An Ireland for All

A Letter From Ireland

a Chara,

They say that imitation is the sincerest form of flattery, though I’m not always sure. When elected two years ago, Sinn Féin First Minister Michelle O’Neill declared her intention to be a “First Minister for All”. She has stood over that promise both in office and when the institutions were suspended.

Michelle has reached out a hand of friendship to all, without favor. She is proud to be an Irish Republican while acknowledging differences and respecting the view of those opposed to Irish Unity. The future is in the hands of the people to be expressed in Unity referendums north and south. It is the people who count. It is their choice that must be respected.

One hundred miles down the road, the new Taoiseach Simon Harris last week declared his intention to be a “Taoiseach for All”. It would appear that Simon is a pale comparison to Michelle.

Eyebrows were raised this week when the “Taoiseach for All” declared that, “Probably people of my generation are familiar now with London, and Berlin, and Paris than they might be with Belfast or Derry”.

This betrays the new Taoiseach’s worldview more than the reality. Travel and tourism from the South to the North far outstrips travel to London, Paris, and Berlin combined. Every weekend Belfast and Derry are full of Southern-registered cars. Many swear that Belfast has the best bars, restaurants, and clubs than overpriced Dublin. Derry borders Donegal and in both counties, people work and live interchangeably at opposite ends of a short road.  

That’s the thing with partition: it worked on some people. They failed to see the north as part of Ireland. Turned their faces away. Thankfully they are a diminishing minority.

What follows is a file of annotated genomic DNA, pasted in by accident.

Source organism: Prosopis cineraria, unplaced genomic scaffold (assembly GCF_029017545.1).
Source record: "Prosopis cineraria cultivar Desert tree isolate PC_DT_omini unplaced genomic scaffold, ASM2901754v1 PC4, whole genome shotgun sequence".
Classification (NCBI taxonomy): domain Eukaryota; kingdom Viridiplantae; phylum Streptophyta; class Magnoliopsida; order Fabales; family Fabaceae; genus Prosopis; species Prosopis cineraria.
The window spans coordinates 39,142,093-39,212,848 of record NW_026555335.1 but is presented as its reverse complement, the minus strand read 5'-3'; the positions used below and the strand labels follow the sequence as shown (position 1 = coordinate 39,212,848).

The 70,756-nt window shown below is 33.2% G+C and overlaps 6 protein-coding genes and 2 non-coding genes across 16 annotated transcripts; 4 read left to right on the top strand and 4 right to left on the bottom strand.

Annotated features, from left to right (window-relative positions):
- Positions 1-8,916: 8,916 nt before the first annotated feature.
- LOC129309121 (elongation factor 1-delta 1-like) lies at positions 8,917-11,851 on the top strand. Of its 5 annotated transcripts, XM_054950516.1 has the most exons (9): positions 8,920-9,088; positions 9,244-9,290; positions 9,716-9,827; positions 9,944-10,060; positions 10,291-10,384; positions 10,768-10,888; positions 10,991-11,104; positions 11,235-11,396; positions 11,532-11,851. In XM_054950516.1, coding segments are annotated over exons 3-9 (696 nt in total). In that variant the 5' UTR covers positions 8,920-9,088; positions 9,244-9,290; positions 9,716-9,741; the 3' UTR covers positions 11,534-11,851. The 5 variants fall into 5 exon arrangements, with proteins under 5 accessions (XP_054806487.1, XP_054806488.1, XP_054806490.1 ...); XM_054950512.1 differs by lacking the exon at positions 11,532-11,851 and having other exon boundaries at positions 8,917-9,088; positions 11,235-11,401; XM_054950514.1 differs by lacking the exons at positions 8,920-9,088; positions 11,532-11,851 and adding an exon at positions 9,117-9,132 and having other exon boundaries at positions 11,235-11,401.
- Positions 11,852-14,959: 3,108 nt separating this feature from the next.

The new Taoiseach is in his late 30s, and people of that age are almost a post Good Friday Agreement generation. I would suggest that the Taoiseach is a minority of those. The generation from the border region freely traveled across for work, retail, and leisure. Strangely, a Taoiseach for All appears to generalize from his own limited experiences and bias. Maybe he should get out more.

While the Taoiseach was making his discovery of the land north of the border, I traveled to Belfast for a series of meetings on planning for Irish Unity. This is not an aspiration to be held close and sung about as a distant hope. It is a very real objective and a pathway has been agreed. That pathway is the Good Friday Agreement. To support the Good Friday Agreement is to support the right of the people of Ireland to national self-determination via referendums North and South.

It is past the time for the Irish Government to grasp the opportunity to build a New and United Ireland. It is, after all, the aim of all the major parties in Dublin. Perhaps it is time for a Taoiseach for all who will build an Ireland for All.

Have a great weekend.

Is mise,

Ciarán

Ciarán Quinn is the Sinn Féin Representative to North AmericaEach week he writes a letter from Ireland with news and analysis. It is featured in the weekly Friends of Sinn Féin USA Newsletter. Be sure you are subscribed to stay up to date.